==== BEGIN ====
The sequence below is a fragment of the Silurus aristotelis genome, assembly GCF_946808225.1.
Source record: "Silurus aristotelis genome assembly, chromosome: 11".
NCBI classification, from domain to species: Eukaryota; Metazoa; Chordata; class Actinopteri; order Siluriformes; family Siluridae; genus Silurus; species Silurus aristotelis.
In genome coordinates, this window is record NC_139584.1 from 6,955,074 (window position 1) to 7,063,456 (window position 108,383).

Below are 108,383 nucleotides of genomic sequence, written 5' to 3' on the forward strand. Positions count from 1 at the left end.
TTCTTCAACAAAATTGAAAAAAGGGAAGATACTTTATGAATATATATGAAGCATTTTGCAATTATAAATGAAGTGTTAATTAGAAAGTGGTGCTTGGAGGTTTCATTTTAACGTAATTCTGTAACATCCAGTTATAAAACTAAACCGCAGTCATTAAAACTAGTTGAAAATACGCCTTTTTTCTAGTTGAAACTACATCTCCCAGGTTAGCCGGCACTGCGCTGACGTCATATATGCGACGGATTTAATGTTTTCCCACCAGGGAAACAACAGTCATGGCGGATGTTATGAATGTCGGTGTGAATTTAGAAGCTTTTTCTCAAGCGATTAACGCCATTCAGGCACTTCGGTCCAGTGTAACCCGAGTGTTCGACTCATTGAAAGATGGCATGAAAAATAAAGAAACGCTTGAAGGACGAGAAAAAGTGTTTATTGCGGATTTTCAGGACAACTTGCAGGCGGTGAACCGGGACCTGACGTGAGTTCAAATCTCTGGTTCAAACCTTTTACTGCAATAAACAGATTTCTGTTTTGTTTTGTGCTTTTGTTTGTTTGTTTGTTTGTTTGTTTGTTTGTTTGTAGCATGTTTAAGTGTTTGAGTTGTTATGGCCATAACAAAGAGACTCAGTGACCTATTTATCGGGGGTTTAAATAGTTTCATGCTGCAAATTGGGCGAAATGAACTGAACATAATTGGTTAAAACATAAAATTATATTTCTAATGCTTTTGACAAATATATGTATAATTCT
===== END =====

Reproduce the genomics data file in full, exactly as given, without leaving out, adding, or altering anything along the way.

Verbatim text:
The sequence below is a fragment of the Silurus aristotelis genome, assembly GCF_946808225.1.
Source record: "Silurus aristotelis genome assembly, chromosome: 11".
NCBI classification, from domain to species: Eukaryota; Metazoa; Chordata; class Actinopteri; order Siluriformes; family Siluridae; genus Silurus; species Silurus aristotelis.
In genome coordinates, this window is record NC_139584.1 from 6,955,074 (window position 1) to 7,063,456 (window position 108,383).

Below are 108,383 nucleotides of genomic sequence, written 5' to 3' on the forward strand. Positions count from 1 at the left end.
TTCTTCAACAAAATTGAAAAAAGGGAAGATACTTTATGAATATATATGAAGCATTTTGCAATTATAAATGAAGTGTTAATTAGAAAGTGGTGCTTGGAGGTTTCATTTTAACGTAATTCTGTAACATCCAGTTATAAAACTAAACCGCAGTCATTAAAACTAGTTGAAAATACGCCTTTTTTCTAGTTGAAACTACATCTCCCAGGTTAGCCGGCACTGCGCTGACGTCATATATGCGACGGATTTAATGTTTTCCCACCAGGGAAACAACAGTCATGGCGGATGTTATGAATGTCGGTGTGAATTTAGAAGCTTTTTCTCAAGCGATTAACGCCATTCAGGCACTTCGGTCCAGTGTAACCCGAGTGTTCGACTCATTGAAAGATGGCATGAAAAATAAAGAAACGCTTGAAGGACGAGAAAAAGTGTTTATTGCGGATTTTCAGGACAACTTGCAGGCGGTGAACCGGGACCTGACGTGAGTTCAAATCTCTGGTTCAAACCTTTTACTGCAATAAACAGATTTCTGTTTTGTTTTGTGCTTTTGTTTGTTTGTTTGTTTGTTTGTTTGTTTGTTTGTAGCATGTTTAAGTGTTTGAGTTGTTATGGCCATAACAAAGAGACTCAGTGACCTATTTATCGGGGGTTTAAATAGTTTCATGCTGCAAATTGGGCGAAATGAACTGAACATAATTGGTTAAAACATAAAATTATATTTCTAATGCTTTTGACAAATATATGTATAATTCT